Although the subject matter has been described in language specific to structural features and/or methodological acts, it is to be understood that the subject matter defined in the appended claims is not necessarily limited to the specific features or acts described above. Rather, the specific features and acts described above are disclosed as example forms of implementing the claims.

Claims (15)

What is claimed is:
1. A communication system, comprising:
a plurality of transceiving devices including at least a first transceiving device and a second transceiving device, each of the plurality of transceiving devices comprising:
a voice transmitting module having a microphone and configured to transmit signals to other transceiving devices in the communication system; and
a voice receiving module having a speaker and configured to receive signals from the other transceiving devices in the communication system, the speaker being configured to provide an audio output;
wherein at least the second transceiving device comprises a regulator module, the regulator module being configured to modulate first signals provided by the voice transmitting module of at least the first transceiving device and provide second signals to the voice receiving module of the second transceiving device, the second signals being modulated relative to the first signals based on a distance between the first and second transceiving devices;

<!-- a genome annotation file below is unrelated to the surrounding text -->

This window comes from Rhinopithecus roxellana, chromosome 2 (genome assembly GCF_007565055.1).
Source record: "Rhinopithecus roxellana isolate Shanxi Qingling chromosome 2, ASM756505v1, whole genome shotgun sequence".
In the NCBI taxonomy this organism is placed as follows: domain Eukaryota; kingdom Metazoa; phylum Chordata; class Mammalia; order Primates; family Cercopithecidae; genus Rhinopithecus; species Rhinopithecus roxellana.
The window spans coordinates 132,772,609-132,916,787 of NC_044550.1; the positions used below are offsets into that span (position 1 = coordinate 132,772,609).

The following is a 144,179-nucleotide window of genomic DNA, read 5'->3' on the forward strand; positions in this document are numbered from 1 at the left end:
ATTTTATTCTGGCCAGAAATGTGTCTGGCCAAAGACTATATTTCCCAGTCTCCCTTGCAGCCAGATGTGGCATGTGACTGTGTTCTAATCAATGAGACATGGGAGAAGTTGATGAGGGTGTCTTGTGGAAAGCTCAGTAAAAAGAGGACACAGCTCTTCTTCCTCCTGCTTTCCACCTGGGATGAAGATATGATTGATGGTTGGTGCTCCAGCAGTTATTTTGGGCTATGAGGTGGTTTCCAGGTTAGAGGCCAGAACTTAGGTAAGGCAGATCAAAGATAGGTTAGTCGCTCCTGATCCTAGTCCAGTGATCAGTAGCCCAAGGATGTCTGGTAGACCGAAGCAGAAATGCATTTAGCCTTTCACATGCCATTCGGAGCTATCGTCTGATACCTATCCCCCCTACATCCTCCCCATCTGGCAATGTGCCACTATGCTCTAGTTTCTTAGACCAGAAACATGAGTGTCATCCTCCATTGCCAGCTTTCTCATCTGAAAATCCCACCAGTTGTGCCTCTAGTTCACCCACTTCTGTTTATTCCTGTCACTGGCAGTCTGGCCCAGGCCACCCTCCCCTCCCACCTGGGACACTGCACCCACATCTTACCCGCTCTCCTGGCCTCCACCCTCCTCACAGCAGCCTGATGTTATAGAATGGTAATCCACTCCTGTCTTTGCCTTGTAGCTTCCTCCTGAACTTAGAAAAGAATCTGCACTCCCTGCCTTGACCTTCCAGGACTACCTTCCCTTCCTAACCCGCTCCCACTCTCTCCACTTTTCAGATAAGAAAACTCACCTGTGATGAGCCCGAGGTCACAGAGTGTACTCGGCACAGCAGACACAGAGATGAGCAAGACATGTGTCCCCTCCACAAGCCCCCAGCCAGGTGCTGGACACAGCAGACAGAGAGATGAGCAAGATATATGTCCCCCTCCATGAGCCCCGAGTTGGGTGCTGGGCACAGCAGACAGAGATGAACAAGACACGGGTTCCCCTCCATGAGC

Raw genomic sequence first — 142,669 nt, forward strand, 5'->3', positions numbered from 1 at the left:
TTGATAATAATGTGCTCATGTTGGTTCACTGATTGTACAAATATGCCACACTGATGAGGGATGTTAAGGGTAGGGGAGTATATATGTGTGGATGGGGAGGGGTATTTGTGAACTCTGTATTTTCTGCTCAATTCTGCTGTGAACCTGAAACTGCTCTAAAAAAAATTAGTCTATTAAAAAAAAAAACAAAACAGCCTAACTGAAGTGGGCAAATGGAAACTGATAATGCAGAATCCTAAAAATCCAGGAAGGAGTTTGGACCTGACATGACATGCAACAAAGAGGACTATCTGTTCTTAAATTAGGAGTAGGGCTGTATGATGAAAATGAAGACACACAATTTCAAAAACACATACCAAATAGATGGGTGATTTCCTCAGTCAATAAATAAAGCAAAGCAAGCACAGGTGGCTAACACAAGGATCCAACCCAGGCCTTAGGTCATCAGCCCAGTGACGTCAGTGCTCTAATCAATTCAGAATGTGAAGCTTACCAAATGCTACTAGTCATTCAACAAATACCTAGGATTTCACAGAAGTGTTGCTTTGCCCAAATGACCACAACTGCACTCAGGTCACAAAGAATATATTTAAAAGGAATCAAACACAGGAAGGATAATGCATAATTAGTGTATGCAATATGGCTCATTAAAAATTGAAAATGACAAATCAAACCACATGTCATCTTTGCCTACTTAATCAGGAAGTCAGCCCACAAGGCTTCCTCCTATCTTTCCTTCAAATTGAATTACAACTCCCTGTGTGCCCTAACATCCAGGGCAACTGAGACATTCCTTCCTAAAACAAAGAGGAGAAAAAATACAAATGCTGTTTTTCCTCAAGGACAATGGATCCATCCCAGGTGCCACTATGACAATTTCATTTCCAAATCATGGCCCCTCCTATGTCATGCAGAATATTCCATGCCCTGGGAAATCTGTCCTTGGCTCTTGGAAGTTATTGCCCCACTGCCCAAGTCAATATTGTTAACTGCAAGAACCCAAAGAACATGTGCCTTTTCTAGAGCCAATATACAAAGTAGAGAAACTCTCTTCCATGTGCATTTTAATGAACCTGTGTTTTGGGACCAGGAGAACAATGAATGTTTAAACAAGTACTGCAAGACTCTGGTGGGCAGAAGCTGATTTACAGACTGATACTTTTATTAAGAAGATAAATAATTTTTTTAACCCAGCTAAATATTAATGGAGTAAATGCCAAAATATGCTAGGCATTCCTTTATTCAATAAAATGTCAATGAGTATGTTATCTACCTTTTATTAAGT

wherein a volume of the audio output generated by the speaker of the second transceiving device decreases according to a first mathematical function up to a threshold distance between the first and second transceiving devices; and
wherein the volume of the audio output generated by the speaker of the second transceiving device decreases according to a second mathematical function for at least some distances between the first and the second transceiving devices that are greater than the threshold distance.
2. The communication system of claim 1, wherein the regulator module comprises a positioning submodule configured to determine the distance between the first and second transceiving devices.
3. The communication system of claim 2, wherein the positioning submodule determines the distance between the first transceiving device and the second transceiving device based on an RF signal strength at the second transceiving device.
4. The communication system of claim 3, wherein the regulator module comprises an audio processing engine.
5. The communication system of claim 1, wherein one of the first or the second mathematical function is an exponential decay function.
6. The communication system of claim 1, wherein one of the first or the second mathematical function is a linear function.